Clang, even at -O0, is performing short-circuit evaluation of these
expressions, resulting in a fair number of branch instructions being
generated.

It has to. This is the semantics of C. Short-circuiting is used to
defend against all sorts of undefined behavior in real code.

More precisely, && and || are sequence points (though in C++ they may not be
sequence points if respective operator is overloaded)

Sequence points don’t really come into play in a meaningful way in code like that given above. In the example given, each expression is without side effects, and none of the latter expressions are dependent on the predecessors (no “ptr != NULL && *ptr == value” sorts of things).

noting that boolean values are either exactly 1 or 0, this statement:
bool valid2 = validX && globalIndexY2 >= 4 && globalIndexY2 < 3910;

is equivalent to this statement:
bool valid2 = validX & globalIndexY2 >= 4 & globalIndexY2 < 3910;

assuming no operator overloading or anything else crazy going on.

There may be some non-trivial work involved in converting the >= and < tests into boolean values depending on the architecture, which can seriously affect the value of such a transformation. Also worth noting is that globalIndexY2 is known to be in a register from the previous line of code and so there is no load instruction or any chance of a cache miss being avoided by a short-circuit branch, so it really boils down to the cost of the extra instructions vs the cost of the eliminated branches.

2011/10/10 Konstantin Tokarev <annulen@yandex.ru>

10.10.2011, 18:29, “David A. Greene” <greened@obbligato.org>:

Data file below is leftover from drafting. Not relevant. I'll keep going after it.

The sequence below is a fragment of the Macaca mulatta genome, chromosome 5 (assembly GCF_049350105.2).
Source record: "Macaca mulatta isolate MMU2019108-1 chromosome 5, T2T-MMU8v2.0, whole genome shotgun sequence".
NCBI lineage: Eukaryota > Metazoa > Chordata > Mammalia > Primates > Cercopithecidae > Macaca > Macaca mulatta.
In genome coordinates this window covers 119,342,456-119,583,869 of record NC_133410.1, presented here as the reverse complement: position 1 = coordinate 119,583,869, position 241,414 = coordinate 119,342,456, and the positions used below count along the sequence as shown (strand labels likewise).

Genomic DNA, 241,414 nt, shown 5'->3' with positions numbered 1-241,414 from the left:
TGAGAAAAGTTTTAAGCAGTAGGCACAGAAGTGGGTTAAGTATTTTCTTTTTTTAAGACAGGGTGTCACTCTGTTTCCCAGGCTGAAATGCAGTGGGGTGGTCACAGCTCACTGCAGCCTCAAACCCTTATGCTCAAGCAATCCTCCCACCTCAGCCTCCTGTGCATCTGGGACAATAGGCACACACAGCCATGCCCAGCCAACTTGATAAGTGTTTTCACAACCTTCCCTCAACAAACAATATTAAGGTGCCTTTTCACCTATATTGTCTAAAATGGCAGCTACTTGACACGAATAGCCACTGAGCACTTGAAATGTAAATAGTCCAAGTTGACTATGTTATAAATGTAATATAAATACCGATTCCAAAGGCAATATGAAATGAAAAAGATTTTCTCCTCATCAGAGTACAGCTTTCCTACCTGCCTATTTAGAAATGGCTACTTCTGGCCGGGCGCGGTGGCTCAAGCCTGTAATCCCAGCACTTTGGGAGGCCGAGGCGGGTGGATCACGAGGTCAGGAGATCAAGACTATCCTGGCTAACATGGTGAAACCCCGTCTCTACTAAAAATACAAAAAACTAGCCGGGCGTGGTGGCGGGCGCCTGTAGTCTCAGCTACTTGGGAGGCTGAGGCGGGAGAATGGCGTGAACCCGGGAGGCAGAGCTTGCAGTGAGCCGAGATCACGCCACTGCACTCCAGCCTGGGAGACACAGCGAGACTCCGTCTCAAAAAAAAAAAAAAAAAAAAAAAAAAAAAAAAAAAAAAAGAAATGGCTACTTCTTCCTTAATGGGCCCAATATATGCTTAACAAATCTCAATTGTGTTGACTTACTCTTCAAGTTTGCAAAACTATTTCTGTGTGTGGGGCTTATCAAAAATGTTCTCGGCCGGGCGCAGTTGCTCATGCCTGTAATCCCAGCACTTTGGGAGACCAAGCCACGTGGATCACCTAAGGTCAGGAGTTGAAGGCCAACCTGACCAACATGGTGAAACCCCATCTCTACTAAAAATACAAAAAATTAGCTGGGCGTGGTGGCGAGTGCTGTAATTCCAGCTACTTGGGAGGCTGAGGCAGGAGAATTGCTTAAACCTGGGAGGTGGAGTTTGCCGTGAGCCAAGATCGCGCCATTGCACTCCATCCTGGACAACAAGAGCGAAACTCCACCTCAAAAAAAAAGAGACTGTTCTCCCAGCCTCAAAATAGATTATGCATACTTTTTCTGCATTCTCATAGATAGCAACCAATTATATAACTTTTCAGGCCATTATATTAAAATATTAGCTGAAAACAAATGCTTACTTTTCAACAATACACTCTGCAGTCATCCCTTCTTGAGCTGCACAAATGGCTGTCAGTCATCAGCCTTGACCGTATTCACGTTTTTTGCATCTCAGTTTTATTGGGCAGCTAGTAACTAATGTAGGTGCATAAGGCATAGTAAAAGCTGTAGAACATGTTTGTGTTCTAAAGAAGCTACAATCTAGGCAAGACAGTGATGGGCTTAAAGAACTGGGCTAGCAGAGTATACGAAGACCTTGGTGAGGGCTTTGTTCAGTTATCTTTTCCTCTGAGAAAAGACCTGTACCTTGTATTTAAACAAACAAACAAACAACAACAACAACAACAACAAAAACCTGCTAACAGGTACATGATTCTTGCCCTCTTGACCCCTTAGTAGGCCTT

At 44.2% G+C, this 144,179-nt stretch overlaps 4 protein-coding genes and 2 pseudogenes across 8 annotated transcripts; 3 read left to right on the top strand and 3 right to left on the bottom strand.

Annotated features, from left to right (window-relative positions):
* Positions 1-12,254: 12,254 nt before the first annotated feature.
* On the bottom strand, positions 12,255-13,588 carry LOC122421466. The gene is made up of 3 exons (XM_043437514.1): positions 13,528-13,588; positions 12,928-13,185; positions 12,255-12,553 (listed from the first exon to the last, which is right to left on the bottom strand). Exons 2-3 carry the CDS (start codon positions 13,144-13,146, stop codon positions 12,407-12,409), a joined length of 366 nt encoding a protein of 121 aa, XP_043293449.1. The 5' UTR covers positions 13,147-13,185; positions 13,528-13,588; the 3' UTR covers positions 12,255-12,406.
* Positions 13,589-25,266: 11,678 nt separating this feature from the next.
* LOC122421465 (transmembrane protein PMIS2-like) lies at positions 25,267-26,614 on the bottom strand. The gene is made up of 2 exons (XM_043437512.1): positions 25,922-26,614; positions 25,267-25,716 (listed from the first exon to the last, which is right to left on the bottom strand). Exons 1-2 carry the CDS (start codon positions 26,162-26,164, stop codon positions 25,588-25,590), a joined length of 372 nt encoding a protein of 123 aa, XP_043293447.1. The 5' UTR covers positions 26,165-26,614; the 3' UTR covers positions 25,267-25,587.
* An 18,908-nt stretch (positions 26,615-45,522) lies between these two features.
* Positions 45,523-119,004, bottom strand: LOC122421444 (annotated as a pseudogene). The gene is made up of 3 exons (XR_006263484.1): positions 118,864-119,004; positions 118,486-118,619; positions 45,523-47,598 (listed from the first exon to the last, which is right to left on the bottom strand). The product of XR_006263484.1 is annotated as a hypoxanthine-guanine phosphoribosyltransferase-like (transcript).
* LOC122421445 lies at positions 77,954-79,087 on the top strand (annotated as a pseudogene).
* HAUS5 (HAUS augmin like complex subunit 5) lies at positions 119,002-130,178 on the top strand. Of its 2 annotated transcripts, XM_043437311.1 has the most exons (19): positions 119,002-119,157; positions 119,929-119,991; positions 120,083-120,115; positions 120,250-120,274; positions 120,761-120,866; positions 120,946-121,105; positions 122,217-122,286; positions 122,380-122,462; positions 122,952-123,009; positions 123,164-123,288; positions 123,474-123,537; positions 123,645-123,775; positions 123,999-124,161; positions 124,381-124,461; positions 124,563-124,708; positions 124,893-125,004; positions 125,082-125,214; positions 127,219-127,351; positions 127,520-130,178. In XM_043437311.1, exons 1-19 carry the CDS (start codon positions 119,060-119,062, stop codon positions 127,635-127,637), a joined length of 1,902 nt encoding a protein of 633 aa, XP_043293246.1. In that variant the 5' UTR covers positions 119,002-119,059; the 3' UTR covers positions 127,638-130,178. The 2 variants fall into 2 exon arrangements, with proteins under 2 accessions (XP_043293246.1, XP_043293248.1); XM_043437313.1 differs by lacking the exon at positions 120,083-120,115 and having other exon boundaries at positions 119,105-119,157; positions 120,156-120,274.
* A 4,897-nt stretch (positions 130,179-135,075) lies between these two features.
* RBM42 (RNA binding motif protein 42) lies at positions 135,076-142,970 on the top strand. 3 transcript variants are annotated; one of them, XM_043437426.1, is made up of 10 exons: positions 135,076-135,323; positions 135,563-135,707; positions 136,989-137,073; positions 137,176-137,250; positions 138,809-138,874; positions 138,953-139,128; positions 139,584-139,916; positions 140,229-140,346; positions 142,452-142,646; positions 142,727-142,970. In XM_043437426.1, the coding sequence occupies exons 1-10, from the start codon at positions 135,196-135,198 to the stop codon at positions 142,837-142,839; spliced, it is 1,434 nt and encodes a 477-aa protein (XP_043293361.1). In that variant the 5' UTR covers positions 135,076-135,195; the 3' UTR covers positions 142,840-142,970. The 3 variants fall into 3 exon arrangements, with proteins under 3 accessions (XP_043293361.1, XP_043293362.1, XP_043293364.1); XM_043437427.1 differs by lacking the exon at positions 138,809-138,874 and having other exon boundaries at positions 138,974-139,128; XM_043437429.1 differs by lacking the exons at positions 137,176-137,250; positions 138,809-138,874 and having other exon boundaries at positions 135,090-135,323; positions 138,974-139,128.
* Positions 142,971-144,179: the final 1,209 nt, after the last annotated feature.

Justin Holewinski <justin.holewinski@gmail.com> writes:

int globalIndexY2 = get_group_id(1)186 + 6get_local_id(1) + 2 + 1;
bool valid2 = validX && globalIndexY2 >= 4 && globalIndexY2 < 3910;

Clang, even at -O0, is performing short-circuit evaluation of these
expressions, resulting in a fair number of branch instructions being
generated.

It has to. This is the semantics of C. Short-circuiting is used to
defend against all sorts of undefined behavior in real code.

More precisely, && and || are sequence points (though in C++ they may not be
sequence points if respective operator is overloaded)

Sequence points don’t really come into play in a meaningful way in code like that given above. In the example given, each expression is without side effects, and none of the latter expressions are dependent on the predecessors (no “ptr != NULL && *ptr == value” sorts of things).

noting that boolean values are either exactly 1 or 0, this statement:

bool valid2 = validX && globalIndexY2 >= 4 && globalIndexY2 < 3910;

is equivalent to this statement:
bool valid2 = validX & globalIndexY2 >= 4 & globalIndexY2 < 3910;

assuming no operator overloading or anything else crazy going on.

There may be some non-trivial work involved in converting the >= and < tests into boolean values depending on the architecture, which can seriously affect the value of such a transformation. Also worth noting is that globalIndexY2 is known to be in a register from the previous line of code and so there is no load instruction or any chance of a cache miss being avoided by a short-circuit branch, so it really boils down to the cost of the extra instructions vs the cost of the eliminated branches.